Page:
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Spanish fruit farmers arrested for using illegal wells during long-term drought

Spanish farmers in Catalonia stage a tractor go-slow protest against the effect of drought in Lleida, Spain 9 May 2023.
Spanish farmers in Catalonia stage a tractor go-slow protest against the effect of drought in Lleida, Spain 9 May 2023. Copyright REUTERS/Albert Gea
Copyright REUTERS/Albert Gea
By Angela Symons with Reuters
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Farmers are turning to desperate measures in drought-hit Spain, which just had its warmest April on record.

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Twenty six people have been arrested for tapping illegal wells to grow tropical fruit in southern Spain, police said on Tuesday.

During a four-year investigation, authorities uncovered more than 250 illegal wells, bore holes and ponds in the Axarquia area of Andalusia. The region has been hit by drought since 2021.

Spain is Europe's biggest producer of tropical fruit, which requires large volumes of water. Producers estimate that avocado production will drop by 25 per cent this year due to high temperatures and a lack of water.

Why are Spanish fruit-growers being arrested?

The suspects are being investigated for misappropriation of public waters and alleged fraudulent use of water for irrigation of subtropical crops such as avocados and mangos, police said.

They gave no details on whether those arrested were commercial growers or subsistence farmers.

Spain is in a long-term drought. The lack of rain has put water management under the spotlight, particularly around the Donana wetland. The wildlife sanctuary is also in Andalusia and endangered by climate change and illegal irrigation in nearby strawberry farms.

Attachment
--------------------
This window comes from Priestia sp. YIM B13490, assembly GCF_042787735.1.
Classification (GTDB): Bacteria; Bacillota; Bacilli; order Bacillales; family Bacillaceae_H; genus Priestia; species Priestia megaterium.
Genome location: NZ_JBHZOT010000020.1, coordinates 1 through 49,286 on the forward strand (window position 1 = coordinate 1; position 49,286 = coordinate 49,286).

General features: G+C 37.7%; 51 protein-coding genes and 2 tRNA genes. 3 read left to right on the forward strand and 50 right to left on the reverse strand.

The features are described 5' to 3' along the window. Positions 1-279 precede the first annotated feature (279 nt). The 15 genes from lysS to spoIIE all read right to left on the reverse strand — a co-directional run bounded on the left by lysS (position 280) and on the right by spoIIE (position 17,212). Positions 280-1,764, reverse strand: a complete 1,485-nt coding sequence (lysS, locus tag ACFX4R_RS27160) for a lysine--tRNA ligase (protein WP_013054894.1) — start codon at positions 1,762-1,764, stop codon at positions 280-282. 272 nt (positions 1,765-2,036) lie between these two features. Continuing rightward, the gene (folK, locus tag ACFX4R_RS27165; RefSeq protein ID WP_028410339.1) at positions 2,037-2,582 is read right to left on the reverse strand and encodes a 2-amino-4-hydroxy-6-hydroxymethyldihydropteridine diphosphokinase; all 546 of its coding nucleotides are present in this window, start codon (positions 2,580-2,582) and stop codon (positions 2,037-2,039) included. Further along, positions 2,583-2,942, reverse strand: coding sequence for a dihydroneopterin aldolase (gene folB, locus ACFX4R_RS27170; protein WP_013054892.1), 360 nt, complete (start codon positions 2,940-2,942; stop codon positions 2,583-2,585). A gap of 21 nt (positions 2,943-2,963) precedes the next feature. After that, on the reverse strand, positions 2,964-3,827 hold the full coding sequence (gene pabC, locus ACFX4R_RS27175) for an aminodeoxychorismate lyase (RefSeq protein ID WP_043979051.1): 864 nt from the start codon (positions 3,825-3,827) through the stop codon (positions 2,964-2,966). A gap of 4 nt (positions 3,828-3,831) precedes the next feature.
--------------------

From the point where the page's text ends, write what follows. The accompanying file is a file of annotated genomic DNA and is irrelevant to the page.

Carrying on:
Yesterday, Spain announced that outdoor work is now banned during extreme heat, while the government has allocated more than €2 billion to tackle the drought.

Spanish Police/Handout via REUTERS
Spanish police officers document illegal water pipes in Malaga province, Spain in this screen grab from an undated handout video.Spanish Police/Handout via REUTERS

Spain faced its driest, warmest April on record

Last month, Spain registered the driest and warmest April since records began, according to the national weather agency AEMET. 

The average water level in reservoirs in Catalonia and Andalusia - the worst hit areas - stands at around 25 per cent.

In Catalonia, in northeastern Spain, farmers staged a go-slow protest in their tractors in several cities on Tuesday, demanding government help to deal with the impact of the drought.

Farming union Unio de Pagesos is pushing authorities to provide subsidies as well as tax and labour incentives and emergency network improvements to guarantee a minimum supply of water for farmers.

Farmer Josep Andreu Cortina, 35, told news agency Reuters that he expected only around two per cent of his produce to be fit for sale this year due to the scarcity of water.

Authorities "are not taking measures to help the sector deal with the drought", he said during a protest in the town of Lleida, around 150 km from Barcelona.

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